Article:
Court Gives Colombia 2 Years to Make Gay Unions Legal


Colombia’s Constitutional Court ruled on Tuesday that same-sex couples should be allowed access to equal marriage rights, giving the Legislature until June 20, 2013, to take up the matter and pass formal recognition of gay unions. If Congress doesn’t, the court said, same-sex couples will be allowed to go before a judge and have their unions formalized in this manner instead.

From Colombia Reports:

The court ruled that homosexual partners currently lack certain rights afforded to heterosexual partners and instructed Congress to pass a remedy through “comprehensive, systematic, and orderly legislation” by June 20, 2013 to address the imbalance. If Congress does not pass legislation in that time, homosexual couples will be permitted to go before a notary or a court to have their partnership recognized.

Reactions to the court’s decision were mixed among the Colombian LBGT community. Many gay Colombians were pleased that the court had insisted that they had a right to some form of union, but were dismayed that the court had sent the issue back to Congress.

Many news reports have suggested that this ruling effectively legalizes gay marriage. Indeed, the ruling would imply this but the court, in punting enforcement back to the Legislature, appears to have given lawmakers room to create marriage-equivalent unions (at least in legal terms) without having to take up same-sex marriage directly. This would appear a more likely outcome than legalizing full marriage equality given the strong level of resistance from certain groups.

Prior to the court’s decision, Catholic, Anglican, Greek Orthodox, Methodist, and Colombian Evangelical churches lobbied the court against recognizing same-sex partnership rights.

Congress has on several occasions routinely defeated same-sex partnership legislation, and while some liberal legislators seem keen to recognize gay unions as a fulfillment of the law’s equal rights mandate, conservative legislators contend the law as it stands is clear that marriage must be between a man and a woman.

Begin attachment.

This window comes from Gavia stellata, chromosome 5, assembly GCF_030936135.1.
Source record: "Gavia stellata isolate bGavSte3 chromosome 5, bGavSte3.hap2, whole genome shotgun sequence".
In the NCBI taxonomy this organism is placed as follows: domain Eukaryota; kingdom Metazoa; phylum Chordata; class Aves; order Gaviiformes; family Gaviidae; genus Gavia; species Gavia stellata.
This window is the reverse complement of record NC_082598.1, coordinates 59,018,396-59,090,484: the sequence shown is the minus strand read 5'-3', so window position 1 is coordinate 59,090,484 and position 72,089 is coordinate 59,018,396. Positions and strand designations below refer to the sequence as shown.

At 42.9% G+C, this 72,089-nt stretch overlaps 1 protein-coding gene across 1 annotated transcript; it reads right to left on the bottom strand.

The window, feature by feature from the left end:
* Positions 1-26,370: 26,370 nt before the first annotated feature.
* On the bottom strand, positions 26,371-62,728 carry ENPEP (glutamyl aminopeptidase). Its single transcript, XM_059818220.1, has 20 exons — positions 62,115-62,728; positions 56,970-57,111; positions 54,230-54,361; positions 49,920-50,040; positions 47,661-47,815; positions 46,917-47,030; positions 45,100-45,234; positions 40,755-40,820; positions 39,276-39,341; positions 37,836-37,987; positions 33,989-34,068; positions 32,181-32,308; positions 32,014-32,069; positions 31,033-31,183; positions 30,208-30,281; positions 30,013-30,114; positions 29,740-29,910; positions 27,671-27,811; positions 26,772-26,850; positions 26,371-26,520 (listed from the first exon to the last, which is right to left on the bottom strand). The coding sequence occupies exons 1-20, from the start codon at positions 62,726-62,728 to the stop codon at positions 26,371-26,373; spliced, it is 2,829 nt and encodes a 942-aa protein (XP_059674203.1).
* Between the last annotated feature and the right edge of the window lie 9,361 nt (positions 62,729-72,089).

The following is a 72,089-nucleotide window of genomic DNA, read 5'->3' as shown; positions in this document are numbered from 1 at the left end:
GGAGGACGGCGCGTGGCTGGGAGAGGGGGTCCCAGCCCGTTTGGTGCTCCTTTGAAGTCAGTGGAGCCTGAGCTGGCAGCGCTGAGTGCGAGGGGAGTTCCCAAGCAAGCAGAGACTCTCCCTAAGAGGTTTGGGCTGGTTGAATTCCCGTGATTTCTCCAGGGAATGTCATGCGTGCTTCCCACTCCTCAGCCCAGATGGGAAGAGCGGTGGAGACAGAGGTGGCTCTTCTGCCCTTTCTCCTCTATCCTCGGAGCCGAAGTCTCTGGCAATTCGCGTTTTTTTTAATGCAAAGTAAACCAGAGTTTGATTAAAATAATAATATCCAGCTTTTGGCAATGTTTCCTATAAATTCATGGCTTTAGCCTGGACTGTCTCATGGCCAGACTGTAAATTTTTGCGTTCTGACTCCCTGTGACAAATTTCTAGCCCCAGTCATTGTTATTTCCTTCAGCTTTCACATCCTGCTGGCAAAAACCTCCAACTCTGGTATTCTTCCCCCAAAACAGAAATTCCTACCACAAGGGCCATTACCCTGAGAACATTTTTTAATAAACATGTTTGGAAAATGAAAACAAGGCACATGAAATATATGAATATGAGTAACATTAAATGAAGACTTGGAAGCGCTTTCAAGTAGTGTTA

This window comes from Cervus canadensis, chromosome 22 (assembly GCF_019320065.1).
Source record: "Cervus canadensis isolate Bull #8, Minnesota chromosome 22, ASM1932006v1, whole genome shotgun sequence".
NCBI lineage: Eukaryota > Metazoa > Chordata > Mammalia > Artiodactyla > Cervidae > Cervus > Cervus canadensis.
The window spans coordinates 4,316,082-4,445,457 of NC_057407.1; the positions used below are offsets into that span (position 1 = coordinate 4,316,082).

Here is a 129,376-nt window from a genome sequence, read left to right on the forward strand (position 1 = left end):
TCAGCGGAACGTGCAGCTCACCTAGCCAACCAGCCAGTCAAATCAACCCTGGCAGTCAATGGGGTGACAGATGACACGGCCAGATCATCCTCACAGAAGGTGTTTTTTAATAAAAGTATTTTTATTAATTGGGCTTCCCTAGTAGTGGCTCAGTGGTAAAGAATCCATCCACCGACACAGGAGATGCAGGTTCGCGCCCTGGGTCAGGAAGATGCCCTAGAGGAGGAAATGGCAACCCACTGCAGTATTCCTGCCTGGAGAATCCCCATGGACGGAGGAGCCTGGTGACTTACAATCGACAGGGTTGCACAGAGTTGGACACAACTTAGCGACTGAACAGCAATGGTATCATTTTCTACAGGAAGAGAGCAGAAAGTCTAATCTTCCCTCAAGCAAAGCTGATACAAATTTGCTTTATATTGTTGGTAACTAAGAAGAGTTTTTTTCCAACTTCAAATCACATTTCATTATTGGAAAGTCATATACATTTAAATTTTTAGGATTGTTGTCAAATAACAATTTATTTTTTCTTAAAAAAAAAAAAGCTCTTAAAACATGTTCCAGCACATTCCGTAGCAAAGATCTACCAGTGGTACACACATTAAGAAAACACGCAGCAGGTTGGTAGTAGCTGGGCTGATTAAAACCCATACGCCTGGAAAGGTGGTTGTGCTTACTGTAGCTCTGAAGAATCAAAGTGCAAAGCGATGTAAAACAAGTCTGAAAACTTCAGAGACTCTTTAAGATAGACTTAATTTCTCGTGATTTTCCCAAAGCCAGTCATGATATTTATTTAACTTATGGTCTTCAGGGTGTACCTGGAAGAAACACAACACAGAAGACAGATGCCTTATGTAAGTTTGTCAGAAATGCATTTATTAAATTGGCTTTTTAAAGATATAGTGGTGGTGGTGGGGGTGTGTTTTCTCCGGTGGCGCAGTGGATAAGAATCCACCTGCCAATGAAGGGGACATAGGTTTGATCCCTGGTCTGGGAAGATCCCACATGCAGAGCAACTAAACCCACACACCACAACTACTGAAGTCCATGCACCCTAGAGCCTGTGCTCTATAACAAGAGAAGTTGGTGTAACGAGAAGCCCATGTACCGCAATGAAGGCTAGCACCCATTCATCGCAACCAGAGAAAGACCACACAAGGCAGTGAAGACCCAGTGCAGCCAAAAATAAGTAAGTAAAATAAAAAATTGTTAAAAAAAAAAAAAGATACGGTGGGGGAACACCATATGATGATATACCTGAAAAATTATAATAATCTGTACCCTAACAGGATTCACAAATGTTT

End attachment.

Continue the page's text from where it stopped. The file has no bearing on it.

From The Advocate:

The Congress appears split on the issue, according to the news site Colombia Reports.“The constitution is clear in arguing that marriage is between a man and a woman, not same-sex,” said Juan Manuel Corzo, the conservative chairman of the Senate. Liberal Party director Rafael Prado, though, noted that while many religious groups oppose marriage equality, “the church is the church, but political decisions and rights are issues that we in politics have an obligation to address. We defend those rights and it is clear that same-sex couples should have equal [rights].”

If Colombia was to grant full marriage equality, it would be the second country in South America to do so after Argentina. Several Latin American nations have already legalized some form of partnership recognition however, and a handful are also now considering same-sex marriage legislation.

Related Reading:

Brazilian Judge OKs Gay Civil Union to Become Marriage

U.N. Approves Resolution Against Anti-Gay Discrimination

Church Pressure Causes Brazilian President to Halt Distribution of School Anti-Homophobia Kits

Photo used under the Creative Commons Attribution License, with thanks to -Marlith-.


Glen P.
Glen P6 years ago

What are religious nutters supposed to do when one of their most reliable scapegoats is gaining rights around the world!

Lilithe Magdalene

Domino effect! And even though the hundredth monkey was debunked - I still believe it! Keep up the faith and the positive - this too will com e to fruition - go Columbia! Let's drop the negative - it is a magical world where anything is possible!

Alicia N.
Alicia N6 years ago

noted with thanks.

Hector R.
Hector R.6 years ago

I'm Colombian and I'm sure same rights will be granted to gay couples soon.
We Colombians are very open minded and respect gay people.
But religious groups here and all over seem more interested spreading hate than love.

Beth M.
Beth M6 years ago

Interesting to see what happens.

Barbara Brown
Barbara Brown6 years ago

Columbia??? That will be an all up hill battle for years to come.

Wayne M.
Wayne M6 years ago

While churches must be permitted to set rules and laws for their own members, they must not be permitted to set the rules for all of society. A law that legalizes civil marriage and allows churches and religious groups to act in accord with their beliefs is a fair law -- and there WILL be Christian churches who will marry same-sex couples.

Norma V.
Norma Villarreal6 years ago

Same-sex couples should have equal rights, but don't expect a miracle overnight in Colombia.

Randall S.
Randy Stein6 years ago

It's all smoke and no substance. In two years those judges will have either been voted out or (considering it's Columbia) will have been assasinated, and this court's ruling will be ignored or overturned. Sad, but probably true.

Joe R.
Joe R6 years ago

It's a long slow road buy eventually ...